Genes in the ABA pathway were notably perturbed by high temperature during biotic stresses. ABA biosynthesis and ABA-responsive genes were induced by high temperature in both mock-treated plants and plants in the susceptible interaction at 3 and 24 hpi, and suppressed by high temperature in plants in the resistant interaction at all time points. ABA-responsive genes were down-regulated in the susceptible interaction at 12 hpi, possibly due to diurnal effects. SA-responsive genes were also induced by high temperature in mock-treated plants, but generally repressed by high temperature in all biotic interactions. This trend suggests that regulatory differences in ABA responsiveness are important to the rice resistance phenotype during a plant’s response to simultaneous heat stress and Xo attack, and raises the interesting hypothesis that enhanced Xa7-mediated resistance at high temperature is independent of SA.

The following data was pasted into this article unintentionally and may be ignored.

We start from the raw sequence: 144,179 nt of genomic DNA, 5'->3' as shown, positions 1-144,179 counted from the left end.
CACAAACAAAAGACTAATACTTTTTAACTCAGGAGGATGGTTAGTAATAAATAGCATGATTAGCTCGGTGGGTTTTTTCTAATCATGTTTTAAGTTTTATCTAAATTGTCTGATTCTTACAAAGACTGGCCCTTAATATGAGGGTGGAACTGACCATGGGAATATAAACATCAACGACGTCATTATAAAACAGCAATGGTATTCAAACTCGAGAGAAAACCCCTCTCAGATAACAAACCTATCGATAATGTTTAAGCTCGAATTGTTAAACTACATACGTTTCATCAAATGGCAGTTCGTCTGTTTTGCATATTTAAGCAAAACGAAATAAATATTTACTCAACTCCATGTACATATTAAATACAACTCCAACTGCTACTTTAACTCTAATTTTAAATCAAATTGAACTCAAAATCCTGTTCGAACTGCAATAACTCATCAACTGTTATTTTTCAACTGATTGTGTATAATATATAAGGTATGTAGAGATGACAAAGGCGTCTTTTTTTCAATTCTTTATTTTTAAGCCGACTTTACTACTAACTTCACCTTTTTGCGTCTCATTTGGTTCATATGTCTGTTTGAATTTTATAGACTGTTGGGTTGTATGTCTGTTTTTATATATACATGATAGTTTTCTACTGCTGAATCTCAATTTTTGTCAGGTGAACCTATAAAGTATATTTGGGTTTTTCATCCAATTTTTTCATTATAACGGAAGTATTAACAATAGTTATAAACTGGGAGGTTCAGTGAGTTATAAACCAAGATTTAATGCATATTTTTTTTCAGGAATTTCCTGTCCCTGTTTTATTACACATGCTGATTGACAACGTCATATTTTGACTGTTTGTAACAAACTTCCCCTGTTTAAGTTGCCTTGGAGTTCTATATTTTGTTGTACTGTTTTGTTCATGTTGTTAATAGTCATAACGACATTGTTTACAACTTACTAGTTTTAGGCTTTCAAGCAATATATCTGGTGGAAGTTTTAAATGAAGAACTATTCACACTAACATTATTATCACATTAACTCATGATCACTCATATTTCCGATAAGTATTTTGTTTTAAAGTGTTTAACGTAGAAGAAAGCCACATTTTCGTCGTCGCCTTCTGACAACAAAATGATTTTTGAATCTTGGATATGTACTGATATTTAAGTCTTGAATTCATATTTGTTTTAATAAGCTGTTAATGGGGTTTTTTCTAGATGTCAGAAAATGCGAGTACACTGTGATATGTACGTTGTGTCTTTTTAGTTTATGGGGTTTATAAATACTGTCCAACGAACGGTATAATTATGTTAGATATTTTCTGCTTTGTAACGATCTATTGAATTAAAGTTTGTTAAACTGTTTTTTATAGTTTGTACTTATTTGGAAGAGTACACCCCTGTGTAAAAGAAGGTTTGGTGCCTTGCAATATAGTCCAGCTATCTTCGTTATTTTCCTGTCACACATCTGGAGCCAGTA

ABA is a developmental plant hormone that is active in triggering plant physiological changes for acclimation to abiotic stresses such as drought, cold, heat, and salt stresses [3639]. ABA also plays a complex role during plant response to biotic stresses. For example, ABA signaling can lead to closure of stomata, a common entry point for plant pathogens [40]. However, ABA generally plays a negative role in plant defense responses to biotic stresses through antagonistic interactions with defense response pathways. In Arabidopsis, ABA treatment suppresses the induction of both systemic acquired resistance, a plant immune response effective against a broad range of pathogens, and the hypersensitive response [7, 41]. In light of these previous studies, our results suggest that suppression of ABA response is vital for the hypersensitive response associated with Xa7-mediated resistance.